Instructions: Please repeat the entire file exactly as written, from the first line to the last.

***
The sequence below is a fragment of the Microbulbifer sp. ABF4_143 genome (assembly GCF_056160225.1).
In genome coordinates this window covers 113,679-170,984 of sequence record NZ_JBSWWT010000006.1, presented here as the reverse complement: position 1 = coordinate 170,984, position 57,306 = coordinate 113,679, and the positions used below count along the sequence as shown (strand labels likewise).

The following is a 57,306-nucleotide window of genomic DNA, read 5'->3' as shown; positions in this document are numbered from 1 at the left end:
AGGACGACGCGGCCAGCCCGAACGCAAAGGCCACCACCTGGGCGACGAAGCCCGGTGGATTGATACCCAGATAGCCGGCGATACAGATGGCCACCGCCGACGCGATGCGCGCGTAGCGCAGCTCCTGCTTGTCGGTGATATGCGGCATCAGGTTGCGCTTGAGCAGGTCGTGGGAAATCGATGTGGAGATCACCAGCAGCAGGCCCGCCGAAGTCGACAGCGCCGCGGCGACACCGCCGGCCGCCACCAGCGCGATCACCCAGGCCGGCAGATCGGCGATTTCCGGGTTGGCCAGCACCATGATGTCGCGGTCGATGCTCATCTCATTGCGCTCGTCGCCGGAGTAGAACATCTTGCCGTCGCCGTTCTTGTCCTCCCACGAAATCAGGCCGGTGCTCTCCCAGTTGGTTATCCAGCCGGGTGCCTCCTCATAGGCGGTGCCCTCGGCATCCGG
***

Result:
The sequence below is a fragment of the Microbulbifer sp. ABF4_143 genome (assembly GCF_056160225.1).
In genome coordinates this window covers 113,679-170,984 of sequence record NZ_JBSWWT010000006.1, presented here as the reverse complement: position 1 = coordinate 170,984, position 57,306 = coordinate 113,679, and the positions used below count along the sequence as shown (strand labels likewise).

The following is a 57,306-nucleotide window of genomic DNA, read 5'->3' as shown; positions in this document are numbered from 1 at the left end:
AGGACGACGCGGCCAGCCCGAACGCAAAGGCCACCACCTGGGCGACGAAGCCCGGTGGATTGATACCCAGATAGCCGGCGATACAGATGGCCACCGCCGACGCGATGCGCGCGTAGCGCAGCTCCTGCTTGTCGGTGATATGCGGCATCAGGTTGCGCTTGAGCAGGTCGTGGGAAATCGATGTGGAGATCACCAGCAGCAGGCCCGCCGAAGTCGACAGCGCCGCGGCGACACCGCCGGCCGCCACCAGCGCGATCACCCAGGCCGGCAGATCGGCGATTTCCGGGTTGGCCAGCACCATGATGTCGCGGTCGATGCTCATCTCATTGCGCTCGTCGCCGGAGTAGAACATCTTGCCGTCGCCGTTCTTGTCCTCCCACGAAATCAGGCCGGTGCTCTCCCAGTTGGTTATCCAGCCGGGTGCCTCCTCATAGGCGGTGCCCTCGGCATCCGG